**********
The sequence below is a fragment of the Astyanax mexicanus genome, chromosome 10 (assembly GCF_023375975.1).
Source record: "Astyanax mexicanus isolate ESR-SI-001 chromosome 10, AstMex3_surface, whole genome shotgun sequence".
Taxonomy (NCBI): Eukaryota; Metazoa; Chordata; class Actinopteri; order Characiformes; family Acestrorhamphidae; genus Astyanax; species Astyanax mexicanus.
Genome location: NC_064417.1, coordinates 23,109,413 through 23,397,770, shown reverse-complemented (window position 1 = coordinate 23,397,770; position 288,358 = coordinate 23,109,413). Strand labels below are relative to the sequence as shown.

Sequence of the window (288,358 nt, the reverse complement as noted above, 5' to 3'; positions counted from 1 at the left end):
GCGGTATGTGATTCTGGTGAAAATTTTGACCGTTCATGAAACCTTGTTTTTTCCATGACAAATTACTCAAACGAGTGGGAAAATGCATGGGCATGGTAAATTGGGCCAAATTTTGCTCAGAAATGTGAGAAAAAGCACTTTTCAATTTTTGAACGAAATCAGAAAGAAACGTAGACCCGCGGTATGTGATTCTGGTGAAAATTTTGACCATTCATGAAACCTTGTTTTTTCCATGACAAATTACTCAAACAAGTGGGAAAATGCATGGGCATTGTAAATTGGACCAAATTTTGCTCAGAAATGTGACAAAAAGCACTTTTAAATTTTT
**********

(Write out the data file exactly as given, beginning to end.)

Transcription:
The sequence below is a fragment of the Astyanax mexicanus genome, chromosome 10 (assembly GCF_023375975.1).
Source record: "Astyanax mexicanus isolate ESR-SI-001 chromosome 10, AstMex3_surface, whole genome shotgun sequence".
Taxonomy (NCBI): Eukaryota; Metazoa; Chordata; class Actinopteri; order Characiformes; family Acestrorhamphidae; genus Astyanax; species Astyanax mexicanus.
Genome location: NC_064417.1, coordinates 23,109,413 through 23,397,770, shown reverse-complemented (window position 1 = coordinate 23,397,770; position 288,358 = coordinate 23,109,413). Strand labels below are relative to the sequence as shown.

Sequence of the window (288,358 nt, the reverse complement as noted above, 5' to 3'; positions counted from 1 at the left end):
GCGGTATGTGATTCTGGTGAAAATTTTGACCGTTCATGAAACCTTGTTTTTTCCATGACAAATTACTCAAACGAGTGGGAAAATGCATGGGCATGGTAAATTGGGCCAAATTTTGCTCAGAAATGTGAGAAAAAGCACTTTTCAATTTTTGAACGAAATCAGAAAGAAACGTAGACCCGCGGTATGTGATTCTGGTGAAAATTTTGACCATTCATGAAACCTTGTTTTTTCCATGACAAATTACTCAAACAAGTGGGAAAATGCATGGGCATTGTAAATTGGACCAAATTTTGCTCAGAAATGTGACAAAAAGCACTTTTAAATTTTT